Council has undertaken several previous flood-related studies for the study area including:
- The 2010 Flood Study – to define flood behavior
- The 2010 Floodplain Risk management Study to investigate flood mitigation and management options, and
- The 2007 Fairy Lagoon Entrance Management Policy, which describes procedures and responsibilities for the management and opening of the lagoon entrance to help reduce flooding in low lying areas of the catchment.
Council have also undertaken works to reduce the severity of flooding, including the Brokers Road Basin and Foothills Road Basin, among others.
The updated study was triggered in response to a variety of factors; these incude:
- The availability of new Airborne Laser Survey topographic data and additional detailed ground and structural survey.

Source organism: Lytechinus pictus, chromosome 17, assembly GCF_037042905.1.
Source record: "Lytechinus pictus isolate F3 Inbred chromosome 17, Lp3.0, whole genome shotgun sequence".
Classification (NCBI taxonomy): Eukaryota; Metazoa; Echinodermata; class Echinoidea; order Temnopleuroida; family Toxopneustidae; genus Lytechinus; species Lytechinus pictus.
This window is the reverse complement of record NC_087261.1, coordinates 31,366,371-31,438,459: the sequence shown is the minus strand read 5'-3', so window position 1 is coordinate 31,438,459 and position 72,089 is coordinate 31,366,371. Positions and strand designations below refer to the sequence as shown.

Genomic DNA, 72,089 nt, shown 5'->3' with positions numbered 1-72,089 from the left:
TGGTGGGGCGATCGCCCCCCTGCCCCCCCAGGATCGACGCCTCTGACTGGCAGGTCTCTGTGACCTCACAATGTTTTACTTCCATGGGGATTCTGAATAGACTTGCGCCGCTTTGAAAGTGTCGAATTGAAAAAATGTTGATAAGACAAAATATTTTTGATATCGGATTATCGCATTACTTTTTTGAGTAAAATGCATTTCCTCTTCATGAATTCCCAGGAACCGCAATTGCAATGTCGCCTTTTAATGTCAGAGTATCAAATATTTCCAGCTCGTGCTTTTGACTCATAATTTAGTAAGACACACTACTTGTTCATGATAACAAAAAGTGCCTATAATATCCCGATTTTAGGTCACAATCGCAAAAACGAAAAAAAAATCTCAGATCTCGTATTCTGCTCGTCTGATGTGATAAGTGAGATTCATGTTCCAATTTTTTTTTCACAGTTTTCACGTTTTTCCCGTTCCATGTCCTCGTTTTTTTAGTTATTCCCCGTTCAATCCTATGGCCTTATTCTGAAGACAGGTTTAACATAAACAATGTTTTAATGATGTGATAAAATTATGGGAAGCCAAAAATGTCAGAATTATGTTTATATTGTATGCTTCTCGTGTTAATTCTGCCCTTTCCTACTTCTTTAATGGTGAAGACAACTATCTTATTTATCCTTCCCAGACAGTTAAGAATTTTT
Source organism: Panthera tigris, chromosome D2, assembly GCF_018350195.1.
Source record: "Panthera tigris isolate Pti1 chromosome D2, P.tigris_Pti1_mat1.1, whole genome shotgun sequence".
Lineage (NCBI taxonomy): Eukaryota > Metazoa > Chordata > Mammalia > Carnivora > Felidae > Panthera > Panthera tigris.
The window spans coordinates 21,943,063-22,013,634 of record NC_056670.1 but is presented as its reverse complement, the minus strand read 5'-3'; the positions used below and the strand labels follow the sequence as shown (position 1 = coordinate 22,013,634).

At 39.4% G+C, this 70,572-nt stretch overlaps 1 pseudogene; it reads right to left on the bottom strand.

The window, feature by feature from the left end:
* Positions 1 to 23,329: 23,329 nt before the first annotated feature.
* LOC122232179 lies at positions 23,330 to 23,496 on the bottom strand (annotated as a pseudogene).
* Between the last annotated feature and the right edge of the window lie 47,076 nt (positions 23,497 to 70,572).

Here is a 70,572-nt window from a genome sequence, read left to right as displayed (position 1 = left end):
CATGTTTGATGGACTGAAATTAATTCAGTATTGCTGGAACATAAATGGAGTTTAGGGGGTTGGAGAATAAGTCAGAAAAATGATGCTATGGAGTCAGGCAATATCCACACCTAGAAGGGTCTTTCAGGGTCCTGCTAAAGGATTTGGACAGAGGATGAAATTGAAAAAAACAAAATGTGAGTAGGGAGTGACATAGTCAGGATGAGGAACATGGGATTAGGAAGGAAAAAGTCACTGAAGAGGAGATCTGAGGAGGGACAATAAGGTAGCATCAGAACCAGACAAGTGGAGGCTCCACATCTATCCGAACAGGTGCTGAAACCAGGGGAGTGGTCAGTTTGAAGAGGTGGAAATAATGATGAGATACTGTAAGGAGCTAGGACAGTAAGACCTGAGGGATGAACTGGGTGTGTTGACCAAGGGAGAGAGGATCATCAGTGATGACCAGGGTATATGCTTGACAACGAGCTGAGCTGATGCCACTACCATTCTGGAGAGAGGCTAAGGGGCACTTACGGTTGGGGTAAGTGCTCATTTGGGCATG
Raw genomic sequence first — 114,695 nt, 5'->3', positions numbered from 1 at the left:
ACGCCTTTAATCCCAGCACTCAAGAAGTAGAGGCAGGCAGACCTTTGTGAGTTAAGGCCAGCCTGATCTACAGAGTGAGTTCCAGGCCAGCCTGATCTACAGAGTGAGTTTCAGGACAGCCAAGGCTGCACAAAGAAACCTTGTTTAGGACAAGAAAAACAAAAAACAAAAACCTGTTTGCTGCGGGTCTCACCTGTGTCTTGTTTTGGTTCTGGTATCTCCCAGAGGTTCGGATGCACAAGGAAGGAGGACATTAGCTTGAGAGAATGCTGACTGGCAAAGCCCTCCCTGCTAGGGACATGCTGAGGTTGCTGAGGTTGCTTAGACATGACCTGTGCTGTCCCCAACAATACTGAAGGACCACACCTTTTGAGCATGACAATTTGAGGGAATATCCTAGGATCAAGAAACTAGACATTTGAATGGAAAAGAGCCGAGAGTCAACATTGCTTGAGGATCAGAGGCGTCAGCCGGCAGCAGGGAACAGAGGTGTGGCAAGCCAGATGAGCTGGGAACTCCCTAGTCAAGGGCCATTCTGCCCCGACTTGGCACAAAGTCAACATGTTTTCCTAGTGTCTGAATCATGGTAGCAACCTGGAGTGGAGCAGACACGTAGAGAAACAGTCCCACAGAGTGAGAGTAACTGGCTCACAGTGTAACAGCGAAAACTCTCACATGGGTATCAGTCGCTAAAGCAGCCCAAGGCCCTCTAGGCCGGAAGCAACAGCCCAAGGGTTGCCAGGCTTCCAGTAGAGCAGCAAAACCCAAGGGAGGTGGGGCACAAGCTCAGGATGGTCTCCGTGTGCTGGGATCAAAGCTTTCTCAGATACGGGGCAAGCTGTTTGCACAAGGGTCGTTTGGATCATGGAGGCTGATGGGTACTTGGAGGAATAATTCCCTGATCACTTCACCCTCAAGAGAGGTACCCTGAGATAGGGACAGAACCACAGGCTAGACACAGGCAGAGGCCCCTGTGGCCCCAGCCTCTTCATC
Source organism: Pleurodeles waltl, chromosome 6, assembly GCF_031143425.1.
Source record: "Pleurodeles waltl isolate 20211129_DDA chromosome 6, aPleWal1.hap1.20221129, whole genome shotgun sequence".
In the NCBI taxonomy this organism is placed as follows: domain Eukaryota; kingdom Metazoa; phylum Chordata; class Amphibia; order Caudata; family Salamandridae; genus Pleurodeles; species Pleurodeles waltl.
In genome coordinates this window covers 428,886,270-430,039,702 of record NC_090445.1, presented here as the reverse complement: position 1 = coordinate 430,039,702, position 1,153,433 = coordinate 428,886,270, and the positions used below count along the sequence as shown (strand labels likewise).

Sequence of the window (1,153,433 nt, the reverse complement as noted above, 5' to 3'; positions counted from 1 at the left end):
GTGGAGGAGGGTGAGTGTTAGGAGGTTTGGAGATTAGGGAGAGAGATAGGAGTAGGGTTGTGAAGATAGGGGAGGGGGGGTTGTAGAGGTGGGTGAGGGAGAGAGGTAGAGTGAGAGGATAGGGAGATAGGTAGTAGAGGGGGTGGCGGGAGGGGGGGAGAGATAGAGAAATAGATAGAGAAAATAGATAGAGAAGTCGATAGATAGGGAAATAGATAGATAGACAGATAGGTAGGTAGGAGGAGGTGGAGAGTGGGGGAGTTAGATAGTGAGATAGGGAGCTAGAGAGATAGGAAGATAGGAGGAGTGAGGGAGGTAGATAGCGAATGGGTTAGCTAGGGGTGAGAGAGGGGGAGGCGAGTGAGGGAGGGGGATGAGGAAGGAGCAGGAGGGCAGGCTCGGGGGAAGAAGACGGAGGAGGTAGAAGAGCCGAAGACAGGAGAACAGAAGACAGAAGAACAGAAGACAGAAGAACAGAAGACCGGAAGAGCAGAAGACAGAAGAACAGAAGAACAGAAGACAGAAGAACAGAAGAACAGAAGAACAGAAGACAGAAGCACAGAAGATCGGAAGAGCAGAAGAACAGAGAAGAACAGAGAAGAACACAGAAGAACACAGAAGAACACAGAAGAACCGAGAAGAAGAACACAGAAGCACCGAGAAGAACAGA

- Changes to the catchment have occurred since the 2010 Flood Study
- Release of Council’s updated ‘blockage policy’ which guides the modelling of blockage of bridges and culverts by debris, and
- Advancements in computational and flood modelling capabilities. These advancements have allowed the catchment to be represented at a finer resolution and for flooding to be defined along additional tributaries and flowpaths which were not captured by the previous study.
The study was also required to assess the potential future impacts of climate change on flooding in the study area.